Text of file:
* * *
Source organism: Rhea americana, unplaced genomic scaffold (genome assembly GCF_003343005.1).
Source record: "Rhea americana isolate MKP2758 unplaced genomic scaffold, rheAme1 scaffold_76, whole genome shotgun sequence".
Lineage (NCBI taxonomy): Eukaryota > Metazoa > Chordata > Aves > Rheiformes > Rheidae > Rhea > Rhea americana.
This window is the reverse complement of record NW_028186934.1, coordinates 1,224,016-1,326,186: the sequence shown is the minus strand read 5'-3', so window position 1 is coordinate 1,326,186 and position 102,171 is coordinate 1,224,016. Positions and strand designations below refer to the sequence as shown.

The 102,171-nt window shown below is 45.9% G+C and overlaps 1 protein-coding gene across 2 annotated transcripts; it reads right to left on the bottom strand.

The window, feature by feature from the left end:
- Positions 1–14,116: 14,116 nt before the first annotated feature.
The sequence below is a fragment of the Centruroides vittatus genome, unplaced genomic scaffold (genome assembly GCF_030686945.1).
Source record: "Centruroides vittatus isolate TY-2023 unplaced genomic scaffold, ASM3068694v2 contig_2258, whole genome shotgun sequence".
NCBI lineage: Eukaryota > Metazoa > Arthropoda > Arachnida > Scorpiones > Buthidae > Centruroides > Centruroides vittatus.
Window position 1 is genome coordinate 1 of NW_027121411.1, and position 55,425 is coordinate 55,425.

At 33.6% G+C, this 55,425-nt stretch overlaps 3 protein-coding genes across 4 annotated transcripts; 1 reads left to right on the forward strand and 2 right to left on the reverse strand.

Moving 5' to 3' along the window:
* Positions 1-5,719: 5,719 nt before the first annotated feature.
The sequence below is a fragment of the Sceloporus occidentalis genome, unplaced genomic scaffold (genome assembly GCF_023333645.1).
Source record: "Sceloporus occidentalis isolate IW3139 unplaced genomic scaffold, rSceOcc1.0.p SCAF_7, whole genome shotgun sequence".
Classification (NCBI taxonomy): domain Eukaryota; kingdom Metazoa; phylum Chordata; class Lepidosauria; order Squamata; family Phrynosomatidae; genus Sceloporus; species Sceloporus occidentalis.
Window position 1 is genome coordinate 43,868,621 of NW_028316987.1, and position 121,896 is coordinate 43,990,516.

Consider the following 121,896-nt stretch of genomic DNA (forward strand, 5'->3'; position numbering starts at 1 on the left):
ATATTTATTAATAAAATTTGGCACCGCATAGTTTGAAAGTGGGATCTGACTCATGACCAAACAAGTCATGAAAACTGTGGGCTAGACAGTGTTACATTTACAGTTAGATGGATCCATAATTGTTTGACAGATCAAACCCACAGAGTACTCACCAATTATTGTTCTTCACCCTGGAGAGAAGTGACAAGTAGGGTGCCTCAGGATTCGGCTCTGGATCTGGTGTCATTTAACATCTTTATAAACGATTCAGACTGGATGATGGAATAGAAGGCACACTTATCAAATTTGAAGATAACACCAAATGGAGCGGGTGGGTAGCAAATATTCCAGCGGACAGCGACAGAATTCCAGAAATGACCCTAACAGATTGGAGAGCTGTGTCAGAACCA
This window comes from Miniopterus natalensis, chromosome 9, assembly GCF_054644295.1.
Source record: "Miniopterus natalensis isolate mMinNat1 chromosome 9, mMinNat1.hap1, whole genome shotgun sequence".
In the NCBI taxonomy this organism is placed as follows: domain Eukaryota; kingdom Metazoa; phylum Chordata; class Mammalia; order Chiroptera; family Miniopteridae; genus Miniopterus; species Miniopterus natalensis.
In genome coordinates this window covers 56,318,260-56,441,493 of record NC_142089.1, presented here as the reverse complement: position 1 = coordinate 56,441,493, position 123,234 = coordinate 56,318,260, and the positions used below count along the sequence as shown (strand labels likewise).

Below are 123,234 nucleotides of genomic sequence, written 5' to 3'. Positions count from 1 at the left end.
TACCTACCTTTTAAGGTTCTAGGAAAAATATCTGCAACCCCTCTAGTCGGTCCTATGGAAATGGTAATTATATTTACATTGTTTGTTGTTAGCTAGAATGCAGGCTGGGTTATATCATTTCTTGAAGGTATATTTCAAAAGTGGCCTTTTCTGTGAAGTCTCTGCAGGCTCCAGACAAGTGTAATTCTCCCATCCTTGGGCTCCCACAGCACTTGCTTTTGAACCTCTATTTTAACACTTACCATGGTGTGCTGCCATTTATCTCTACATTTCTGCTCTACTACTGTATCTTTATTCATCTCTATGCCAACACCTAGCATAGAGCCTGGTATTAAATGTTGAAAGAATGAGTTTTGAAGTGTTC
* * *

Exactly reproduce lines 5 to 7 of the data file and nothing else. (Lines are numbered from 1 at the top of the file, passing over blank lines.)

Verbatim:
The 102,171-nt window shown below is 45.9% G+C and overlaps 1 protein-coding gene across 2 annotated transcripts; it reads right to left on the bottom strand.

The window, feature by feature from the left end:
- Positions 1–14,116: 14,116 nt before the first annotated feature.